and i will ask you about that. where do we stand on pennsylvania? >> pennsylvania right now trump is in the lead. there are, however, a number of outstanding votes that have not yet been counted, and more importantly there are a number of counties that we don't know how many votes are outstanding particularly absentee votes. the thing about absentee votes are different than election day votes. until we see how many absentee votes are outstanding and get that number it is difficult to make a call. >> do you agree that state may not be called tonight? >> that is very possible. >> what happened in michigan? >> we are waiting for a dump of absentee votes where the democrats are strong and we won't be able to get to where we would like to be which is 99.9%. >> so you will not call michigan? >> that is a possibility, but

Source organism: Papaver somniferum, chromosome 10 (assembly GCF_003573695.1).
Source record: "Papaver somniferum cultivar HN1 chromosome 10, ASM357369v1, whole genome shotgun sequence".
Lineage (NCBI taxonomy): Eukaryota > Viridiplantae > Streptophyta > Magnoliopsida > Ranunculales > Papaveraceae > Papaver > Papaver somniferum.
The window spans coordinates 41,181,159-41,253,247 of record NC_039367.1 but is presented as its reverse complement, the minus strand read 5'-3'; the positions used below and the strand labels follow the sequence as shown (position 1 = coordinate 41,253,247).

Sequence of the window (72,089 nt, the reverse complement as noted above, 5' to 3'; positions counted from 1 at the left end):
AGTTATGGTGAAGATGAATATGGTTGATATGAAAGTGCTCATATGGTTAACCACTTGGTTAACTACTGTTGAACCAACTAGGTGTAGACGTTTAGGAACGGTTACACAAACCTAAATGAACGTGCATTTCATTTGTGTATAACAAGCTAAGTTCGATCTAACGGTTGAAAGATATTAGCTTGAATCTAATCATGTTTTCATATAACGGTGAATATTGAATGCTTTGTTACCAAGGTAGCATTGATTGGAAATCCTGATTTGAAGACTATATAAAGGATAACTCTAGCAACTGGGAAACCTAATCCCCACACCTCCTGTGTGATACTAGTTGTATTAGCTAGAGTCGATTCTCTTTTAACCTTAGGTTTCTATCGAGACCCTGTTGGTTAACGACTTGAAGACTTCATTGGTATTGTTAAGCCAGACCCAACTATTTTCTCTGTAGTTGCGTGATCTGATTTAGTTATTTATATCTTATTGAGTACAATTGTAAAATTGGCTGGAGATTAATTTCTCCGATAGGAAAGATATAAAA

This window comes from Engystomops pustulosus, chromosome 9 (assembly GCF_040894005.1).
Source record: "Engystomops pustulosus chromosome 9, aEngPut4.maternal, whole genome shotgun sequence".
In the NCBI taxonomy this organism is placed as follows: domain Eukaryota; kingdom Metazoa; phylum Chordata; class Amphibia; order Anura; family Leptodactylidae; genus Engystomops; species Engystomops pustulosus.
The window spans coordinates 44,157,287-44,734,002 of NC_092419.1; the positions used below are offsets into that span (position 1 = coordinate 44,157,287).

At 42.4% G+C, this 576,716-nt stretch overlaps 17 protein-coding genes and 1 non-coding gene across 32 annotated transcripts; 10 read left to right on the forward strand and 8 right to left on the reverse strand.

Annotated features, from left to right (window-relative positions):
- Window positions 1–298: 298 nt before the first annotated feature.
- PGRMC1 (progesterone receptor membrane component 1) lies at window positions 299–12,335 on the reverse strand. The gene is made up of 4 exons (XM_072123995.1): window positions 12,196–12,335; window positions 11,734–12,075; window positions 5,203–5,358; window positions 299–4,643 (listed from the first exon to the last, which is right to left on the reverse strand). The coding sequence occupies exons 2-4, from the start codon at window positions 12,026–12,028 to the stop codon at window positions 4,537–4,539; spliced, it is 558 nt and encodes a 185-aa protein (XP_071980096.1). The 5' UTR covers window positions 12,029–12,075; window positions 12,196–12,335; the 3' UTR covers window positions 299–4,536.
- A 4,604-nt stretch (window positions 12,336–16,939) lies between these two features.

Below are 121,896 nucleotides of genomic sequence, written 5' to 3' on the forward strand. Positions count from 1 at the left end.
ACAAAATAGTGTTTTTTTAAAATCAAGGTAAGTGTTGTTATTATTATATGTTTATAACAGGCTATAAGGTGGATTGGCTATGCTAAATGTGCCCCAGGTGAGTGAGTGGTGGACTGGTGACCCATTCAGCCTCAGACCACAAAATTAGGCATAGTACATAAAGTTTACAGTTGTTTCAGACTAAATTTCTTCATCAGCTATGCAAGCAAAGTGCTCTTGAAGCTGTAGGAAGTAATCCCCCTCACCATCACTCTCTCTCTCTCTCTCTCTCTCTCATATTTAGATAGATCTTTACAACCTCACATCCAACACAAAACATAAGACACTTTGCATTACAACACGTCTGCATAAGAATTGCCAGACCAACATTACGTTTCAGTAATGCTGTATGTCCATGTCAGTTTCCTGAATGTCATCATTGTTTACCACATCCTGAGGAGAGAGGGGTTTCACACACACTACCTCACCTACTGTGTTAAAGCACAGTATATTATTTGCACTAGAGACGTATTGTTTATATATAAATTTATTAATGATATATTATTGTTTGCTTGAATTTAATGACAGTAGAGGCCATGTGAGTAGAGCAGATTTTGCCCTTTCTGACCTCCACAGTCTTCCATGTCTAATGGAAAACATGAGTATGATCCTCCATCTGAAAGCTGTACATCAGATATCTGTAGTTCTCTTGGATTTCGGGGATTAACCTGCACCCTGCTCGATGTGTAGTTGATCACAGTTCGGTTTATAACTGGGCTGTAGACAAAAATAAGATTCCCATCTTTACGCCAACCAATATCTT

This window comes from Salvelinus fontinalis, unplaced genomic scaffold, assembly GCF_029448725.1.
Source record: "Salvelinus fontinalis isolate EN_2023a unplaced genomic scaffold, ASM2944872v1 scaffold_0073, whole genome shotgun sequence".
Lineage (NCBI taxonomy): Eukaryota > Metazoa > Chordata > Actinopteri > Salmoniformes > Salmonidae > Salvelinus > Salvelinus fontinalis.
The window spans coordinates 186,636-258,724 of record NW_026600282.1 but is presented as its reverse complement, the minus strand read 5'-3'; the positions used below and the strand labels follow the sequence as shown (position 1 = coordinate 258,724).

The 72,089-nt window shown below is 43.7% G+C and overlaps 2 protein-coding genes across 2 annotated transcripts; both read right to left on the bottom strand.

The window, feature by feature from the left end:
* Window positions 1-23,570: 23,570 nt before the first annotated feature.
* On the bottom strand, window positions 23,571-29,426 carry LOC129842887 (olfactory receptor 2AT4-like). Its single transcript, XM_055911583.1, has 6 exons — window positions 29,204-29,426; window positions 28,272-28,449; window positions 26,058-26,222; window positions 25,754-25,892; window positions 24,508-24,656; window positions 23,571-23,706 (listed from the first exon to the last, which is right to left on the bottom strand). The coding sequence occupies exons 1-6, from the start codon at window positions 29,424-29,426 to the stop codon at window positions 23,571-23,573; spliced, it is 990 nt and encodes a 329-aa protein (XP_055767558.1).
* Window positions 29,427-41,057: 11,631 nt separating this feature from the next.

we will stay late. >> men minute? >> that is -- minnesota. >> i think hillary clinton is up, but no where near where the state would be called. >> are we waiting on additional votes or absentees? >> more votes and similarly in new hampshire which also looks like -- >> it is so small. how can we not have all of the votes in new hampshire? >> that's a good question. >> what's the answer? >> i don't know. >> do you think you can call new hampshire tonight? >> i think new hampshire is doubtful. >> really? maybe we should start with what you think you might be able to call. what is a possibility? >> may be able to call pennsylvania and michigan, but that would take within an hour or two before we can call that. >> you will know within the next two hours? >> yes. >> whether you can call it and not who has won necessarily? >> i think actually those two answers will converge. >> they are the same. and do you agree with john